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Ratings and Book Reviews (3 26 star ratings
3 reviews

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4.1 out of 5
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  • 2 person found this review helpful

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    What a thriller

    What a thriller! I picked up Lisa Unger’s book and was hoping for something that would pull me in, keep me up at night having to read, and leave me wanting more. The Stranger Inside is all that and more. The characters are so wonderful. They have gone through a hell that no one should have to and are now living with what happened to them. Rain has tried to find a normal life, a life that fulfills her, with her wonderful husband and her beautiful daughter but is unable to entirely put her childhood behind her. Hank is also struggling. They both have careers that fulfill them but something is missing. The closure of what happened to them is not there. I had a clue as to who the vigilante was but I never saw the rest of the story coming. I was so in awe of what else was going on. The clues were there, the story was being told perfectly, and I was so into the story that I never saw how it would all come together. Lisa Unger wrote an amazing story that pulled me in, kept me turning pages, and left me wanting so much more.
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    Who is the vigilante

    The Stranger Inside by Lisa Unger is psychological fiction at its best, taking the reader on a roller-coaster of emotions and tension. When Rain Winters was twelve, her two close friends Tess and Hank were abducted while the trio was walking in the woods. Rain escaped but Hank and Tess were taken by a vicious killer. Hank was able to escape eventually but Tess never returned. Years later, Rain, a journalist on leave, is a stay-at-home wife and mother, when a murderer who escaped justice is killed. This reminds Rain of the fate of the man who ruined her childhood: he was murdered when he was released from prison. Suspecting a vigilante may have committed these two murders, she begins to investigate and, in doing so, stirs up memories that would have been better left undisturbed. What she uncovers is shocking. If you love psychological thrillers, The Stranger Inside will be very satisfying. Highly recommended. Thank you to Harlequin Park Row and NetGalley for the e-ARC in exchange for an honest review.
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    Good overall, made you think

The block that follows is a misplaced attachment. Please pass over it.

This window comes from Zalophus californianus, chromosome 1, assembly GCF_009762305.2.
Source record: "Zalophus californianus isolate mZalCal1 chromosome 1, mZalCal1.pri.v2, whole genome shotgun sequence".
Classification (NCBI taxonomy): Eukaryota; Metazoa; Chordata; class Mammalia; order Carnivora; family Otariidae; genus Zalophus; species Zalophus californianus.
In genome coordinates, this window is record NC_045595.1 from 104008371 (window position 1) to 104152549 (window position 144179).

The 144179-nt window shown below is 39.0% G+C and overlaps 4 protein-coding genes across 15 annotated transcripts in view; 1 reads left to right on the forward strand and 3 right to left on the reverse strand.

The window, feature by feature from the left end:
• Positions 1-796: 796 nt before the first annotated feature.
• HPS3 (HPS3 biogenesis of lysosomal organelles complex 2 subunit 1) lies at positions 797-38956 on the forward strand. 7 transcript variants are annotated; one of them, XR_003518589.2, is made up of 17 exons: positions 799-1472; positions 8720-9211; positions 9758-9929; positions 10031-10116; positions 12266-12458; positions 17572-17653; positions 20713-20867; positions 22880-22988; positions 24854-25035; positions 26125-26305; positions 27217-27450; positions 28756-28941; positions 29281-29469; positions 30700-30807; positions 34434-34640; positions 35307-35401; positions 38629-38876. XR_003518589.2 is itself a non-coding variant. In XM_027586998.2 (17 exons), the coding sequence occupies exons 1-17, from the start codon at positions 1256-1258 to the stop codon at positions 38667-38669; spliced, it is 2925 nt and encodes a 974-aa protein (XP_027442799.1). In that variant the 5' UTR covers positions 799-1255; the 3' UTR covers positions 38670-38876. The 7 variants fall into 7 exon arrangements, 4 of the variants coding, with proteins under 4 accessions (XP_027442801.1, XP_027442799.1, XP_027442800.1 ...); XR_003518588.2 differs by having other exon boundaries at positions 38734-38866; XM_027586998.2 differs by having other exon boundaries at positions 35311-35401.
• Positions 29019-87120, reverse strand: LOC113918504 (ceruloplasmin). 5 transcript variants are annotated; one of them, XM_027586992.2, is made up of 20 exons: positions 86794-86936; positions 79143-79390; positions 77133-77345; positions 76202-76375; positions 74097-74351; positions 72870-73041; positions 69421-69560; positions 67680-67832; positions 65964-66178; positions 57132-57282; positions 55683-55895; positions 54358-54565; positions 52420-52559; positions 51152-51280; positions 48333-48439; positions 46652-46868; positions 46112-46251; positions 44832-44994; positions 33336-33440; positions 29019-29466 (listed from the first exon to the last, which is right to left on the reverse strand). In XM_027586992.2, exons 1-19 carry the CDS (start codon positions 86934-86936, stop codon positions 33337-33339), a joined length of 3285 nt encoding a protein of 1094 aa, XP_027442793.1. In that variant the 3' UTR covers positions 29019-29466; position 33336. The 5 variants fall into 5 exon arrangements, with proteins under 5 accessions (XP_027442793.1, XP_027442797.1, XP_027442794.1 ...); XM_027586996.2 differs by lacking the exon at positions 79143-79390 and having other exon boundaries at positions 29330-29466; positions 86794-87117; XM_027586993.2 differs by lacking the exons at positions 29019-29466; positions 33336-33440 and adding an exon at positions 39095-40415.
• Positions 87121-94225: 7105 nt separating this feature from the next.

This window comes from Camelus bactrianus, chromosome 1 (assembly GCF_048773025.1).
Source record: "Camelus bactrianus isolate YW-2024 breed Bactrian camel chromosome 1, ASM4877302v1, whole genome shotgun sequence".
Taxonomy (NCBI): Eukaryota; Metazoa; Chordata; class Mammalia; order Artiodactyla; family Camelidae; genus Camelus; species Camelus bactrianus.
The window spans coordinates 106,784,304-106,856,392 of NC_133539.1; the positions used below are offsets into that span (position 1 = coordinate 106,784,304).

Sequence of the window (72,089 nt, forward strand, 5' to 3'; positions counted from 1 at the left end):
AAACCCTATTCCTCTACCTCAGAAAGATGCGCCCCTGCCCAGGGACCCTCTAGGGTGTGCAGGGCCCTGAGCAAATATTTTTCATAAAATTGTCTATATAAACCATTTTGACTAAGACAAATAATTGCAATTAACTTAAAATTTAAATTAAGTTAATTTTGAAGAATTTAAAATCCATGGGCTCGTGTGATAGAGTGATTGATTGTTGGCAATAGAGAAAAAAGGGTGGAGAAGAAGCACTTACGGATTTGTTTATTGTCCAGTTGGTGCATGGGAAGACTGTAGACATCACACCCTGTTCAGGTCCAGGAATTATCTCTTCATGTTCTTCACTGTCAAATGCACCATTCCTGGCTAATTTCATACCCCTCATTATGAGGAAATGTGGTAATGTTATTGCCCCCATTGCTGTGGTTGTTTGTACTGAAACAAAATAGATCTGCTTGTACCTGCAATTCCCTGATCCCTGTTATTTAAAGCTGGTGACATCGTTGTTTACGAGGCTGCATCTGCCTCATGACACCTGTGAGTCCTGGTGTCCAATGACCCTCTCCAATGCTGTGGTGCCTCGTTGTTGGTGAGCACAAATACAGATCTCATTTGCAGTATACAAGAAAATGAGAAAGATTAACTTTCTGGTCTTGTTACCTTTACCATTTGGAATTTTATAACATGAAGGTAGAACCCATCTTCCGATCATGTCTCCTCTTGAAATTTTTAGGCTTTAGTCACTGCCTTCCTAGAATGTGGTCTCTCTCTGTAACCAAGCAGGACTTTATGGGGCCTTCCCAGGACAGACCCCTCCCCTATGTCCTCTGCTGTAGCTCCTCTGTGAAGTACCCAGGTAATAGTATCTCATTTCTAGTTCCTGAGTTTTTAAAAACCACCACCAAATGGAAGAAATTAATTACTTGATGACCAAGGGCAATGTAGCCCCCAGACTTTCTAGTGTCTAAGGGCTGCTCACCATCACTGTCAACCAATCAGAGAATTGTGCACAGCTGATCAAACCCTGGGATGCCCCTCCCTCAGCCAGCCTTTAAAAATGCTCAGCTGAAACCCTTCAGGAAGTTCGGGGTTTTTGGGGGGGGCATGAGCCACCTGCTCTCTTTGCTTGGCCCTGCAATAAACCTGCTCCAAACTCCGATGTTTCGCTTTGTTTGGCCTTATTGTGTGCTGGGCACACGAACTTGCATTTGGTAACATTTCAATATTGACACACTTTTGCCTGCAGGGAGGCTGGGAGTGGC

The Stranger Inside by Lisa Unger is a psychological thriller. First, let me thank NetGalley, the publisher Harlequin, and of course the author, for providing me with a copy of this book in exchange for an honest review. All opinions are my own.   My Synopsis:   (No major reveals, but if concerned, skip to My Opinions) Rain Winters is a stay-at-home Mom to 1 year old Lily.  Her husband is the producer at a local television station.  Rain gave up her career as a news writer/journalist, but when the body of Steve Markham surfaces, something in Rain clicks.  She had followed Markham's arrest and acquittal for the murder of his wife, and that story was never finished.  She still thinks there is more.  This is the not the first person who escaped justice only to be murdered later, nor the second. But is the story she wants to follow really Markham's or is it her own?  Does she now want to tell the story of her own childhood trauma?  Rain survived an attack on herself and two friends when she was just 12 years old.  Her friend Tess was not so lucky, and Hank has never gotten over it.  If the truth were told, Rain has never really gotten over it either.  Eugene Kreskey, their 22-year old attacker had himself been abused, starved, and locked in the basement as a child, and spent years in a psychiatric hospital after his parents died.  Shortly after his release, he attacked Rain and abducted her companions.  Then, 10 years later, he is again released from a psychiatric hospital...and someone brutally kills him. Whatever her reasons, Rain desperately wants to tell the story of these far there have been at least three.  Is someone getting justice when the courts could not?   Is it someone close to home?   My Opinions:   The story is told in both Rain's perspective, and that of Hank.  In this way we learn more of the trauma they suffered as children and how that trauma made them into what/who they are today. I admit to struggling a little at the beginning, and found the book somewhat slow-moving....and a little long. However, it did give you a lot to think about.  The premise was about justice and vengeance, right and wrong, good and evil, but it also showed how the lines between the two can be a little murky.   It showed how childhood events can shape the person we are today.   I found myself admiring and empathising with most of the characters.  Sometimes doing the wrong thing for the right reason seems justified. It also showed the dilemma every mother faces when they have to decide whether or not to give up their career to be a stay-at-home mom.  Personally, I think her husband was a saint for putting up with Rain's "omissions"/lies.  I didn't like the way he was treated, and wondered about Rain's mother's instinct.  I didn't particularly like this part of the book. Overall, it was a good (if rather long), book.  Although I had a good idea about the twist at the 60% mark, it was still enjoyable.  The foreshadowing was well-done. The book also made you wonder....that little voice I sometimes hear...does everyone have "a stranger inside"?

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